Inflation Spike Highest In 17 Years

Inflation Spike Highest In 17 Years


You have to go all the way back to 1991 to recall an inflation spike as high as the one we’re going through right now. Last Wednesday, the U.S. Labor Department confirmed what so many Americans already know: inflation is up 5% over the same period in 2007. Leading the way are gasoline and food Money Stock Chartprices which are currently at record levels.

This news comes on top of other findings which reveals that wages are not keeping up, increasing on average 3.4% over the past twelve months. Already hit hard by higher gas and food prices, many consumers are also paying more for their mortgages and finding that many other consumer products are also on the rise due to higher shipping costs.

Energy prices for June 2008 were up 6.6%, fueled by a 10.1% increase in gasoline. All throughout the month of June pump prices climbed on a daily basis sending shockwaves through the auto industry and dropping consumer confidence.

Federal Reserve Bank Chairman Ben Bernanke weighed in on the news by offering a lengthy report to the US Congress in conjunction with the Fed’s semi-annual monetary policy report. Highlights of his speech included the following statement:

“The U.S. economy and financial system have confronted some significant challenges thus far in 2008. The contraction in housing activity that began in 2006 and the associated deterioration in mortgage markets that became evident last year have led to sizable losses at financial institutions and a sharp tightening in overall credit conditions. The effects of the housing contraction and of the financial headwinds on spending and economic activity have been compounded by rapid increases in the prices of energy and other commodities, which have sapped household purchasing power even as they have boosted inflation. Against this backdrop, economic activity has advanced at a sluggish pace during the first half of this year, while inflation has remained elevated,” said Bernanke.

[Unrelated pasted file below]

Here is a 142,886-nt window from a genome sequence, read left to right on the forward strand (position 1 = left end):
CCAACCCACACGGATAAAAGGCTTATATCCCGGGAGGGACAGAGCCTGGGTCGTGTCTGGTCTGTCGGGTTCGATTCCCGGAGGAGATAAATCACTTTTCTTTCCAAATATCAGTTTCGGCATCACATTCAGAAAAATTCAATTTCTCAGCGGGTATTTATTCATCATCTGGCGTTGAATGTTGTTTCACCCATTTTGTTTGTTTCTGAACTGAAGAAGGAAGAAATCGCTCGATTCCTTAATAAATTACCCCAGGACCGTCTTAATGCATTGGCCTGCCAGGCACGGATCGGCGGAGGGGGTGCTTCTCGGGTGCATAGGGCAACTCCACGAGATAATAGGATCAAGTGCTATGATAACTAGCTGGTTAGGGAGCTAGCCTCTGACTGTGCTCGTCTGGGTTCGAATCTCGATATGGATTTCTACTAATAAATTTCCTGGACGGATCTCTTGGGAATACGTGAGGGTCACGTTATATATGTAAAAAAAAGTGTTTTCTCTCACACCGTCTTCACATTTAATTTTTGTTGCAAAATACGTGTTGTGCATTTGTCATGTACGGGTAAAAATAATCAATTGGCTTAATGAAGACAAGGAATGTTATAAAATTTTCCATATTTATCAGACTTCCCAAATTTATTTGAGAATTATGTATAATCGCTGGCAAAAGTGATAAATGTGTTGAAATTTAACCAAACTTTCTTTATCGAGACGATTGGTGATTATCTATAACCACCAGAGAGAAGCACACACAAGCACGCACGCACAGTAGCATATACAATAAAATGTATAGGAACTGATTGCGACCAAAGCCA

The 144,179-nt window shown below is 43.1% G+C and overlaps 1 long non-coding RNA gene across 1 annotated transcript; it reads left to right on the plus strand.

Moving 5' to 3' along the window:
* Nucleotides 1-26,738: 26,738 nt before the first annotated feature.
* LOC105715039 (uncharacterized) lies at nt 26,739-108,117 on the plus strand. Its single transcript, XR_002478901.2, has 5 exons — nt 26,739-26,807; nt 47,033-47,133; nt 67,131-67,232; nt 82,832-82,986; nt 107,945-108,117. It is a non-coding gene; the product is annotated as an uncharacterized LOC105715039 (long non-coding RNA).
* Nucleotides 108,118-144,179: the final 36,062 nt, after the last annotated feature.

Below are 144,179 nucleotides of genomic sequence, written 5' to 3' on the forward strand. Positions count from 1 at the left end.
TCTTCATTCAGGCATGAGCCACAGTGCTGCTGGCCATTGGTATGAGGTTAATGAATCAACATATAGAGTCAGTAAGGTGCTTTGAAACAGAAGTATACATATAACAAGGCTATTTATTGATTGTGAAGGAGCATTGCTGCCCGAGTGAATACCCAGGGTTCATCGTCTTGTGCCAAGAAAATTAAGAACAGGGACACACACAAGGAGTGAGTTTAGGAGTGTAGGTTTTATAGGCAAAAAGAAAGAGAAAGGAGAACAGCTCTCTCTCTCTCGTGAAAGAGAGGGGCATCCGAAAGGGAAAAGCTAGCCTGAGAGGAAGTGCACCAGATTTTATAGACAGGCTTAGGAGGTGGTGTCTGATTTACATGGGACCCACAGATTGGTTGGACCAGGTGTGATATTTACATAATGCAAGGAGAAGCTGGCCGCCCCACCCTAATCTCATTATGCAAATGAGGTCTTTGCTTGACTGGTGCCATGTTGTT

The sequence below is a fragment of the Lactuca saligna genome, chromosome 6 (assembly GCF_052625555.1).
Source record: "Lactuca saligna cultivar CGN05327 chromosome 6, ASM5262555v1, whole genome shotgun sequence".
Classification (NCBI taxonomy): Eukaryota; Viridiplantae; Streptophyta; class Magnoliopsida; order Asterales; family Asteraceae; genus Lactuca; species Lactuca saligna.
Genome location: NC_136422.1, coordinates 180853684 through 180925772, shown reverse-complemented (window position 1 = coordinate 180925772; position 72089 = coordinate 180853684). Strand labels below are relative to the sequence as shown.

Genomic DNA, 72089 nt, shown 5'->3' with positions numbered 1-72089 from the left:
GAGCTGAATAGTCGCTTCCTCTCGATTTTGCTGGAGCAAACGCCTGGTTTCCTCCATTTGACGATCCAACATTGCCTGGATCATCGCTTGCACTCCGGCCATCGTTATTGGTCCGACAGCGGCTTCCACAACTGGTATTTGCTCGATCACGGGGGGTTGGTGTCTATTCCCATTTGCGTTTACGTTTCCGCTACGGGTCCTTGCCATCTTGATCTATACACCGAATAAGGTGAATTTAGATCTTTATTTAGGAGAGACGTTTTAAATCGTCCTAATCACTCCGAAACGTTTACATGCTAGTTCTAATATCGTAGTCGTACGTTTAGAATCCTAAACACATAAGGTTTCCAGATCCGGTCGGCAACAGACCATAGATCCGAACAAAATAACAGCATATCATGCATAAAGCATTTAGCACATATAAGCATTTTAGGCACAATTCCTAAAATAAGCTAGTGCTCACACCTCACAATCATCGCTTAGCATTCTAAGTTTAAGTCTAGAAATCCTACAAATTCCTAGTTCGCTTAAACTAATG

Though it is within Bernanke’s authority to drop interest rates in a bid to stimulate the economy, the Fed chairman hasn’t indicated that additional decreases are coming. Typically, when inflation creeps up, the Fed responds by raising rates. However, with the housing and consumer lending crunch looming large, Bernanke will likely not increase rates either.

Finally, although the Consumer Price Index (CPI) rose just 0.3% during the same period, annualized it is a 3.6% increase jump, much higher than the Fed’s preferred 1-2% annual increase. The CPI, however, does not include food and energy prices, the two biggest driving points in this lackluster economy.


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Categories: Consumer Financing

About Author

Matthew C. Keegan

Matt Keegan is a freelance writer and editor as well as publisher of "Matt's Musings", his personal blog. Matt covers campus, consumer, business and financial topics on various websites and blogs, and has been published in the "Houston Chronicle", "Sam's Club Magazine" and "Wisconsin Golfer".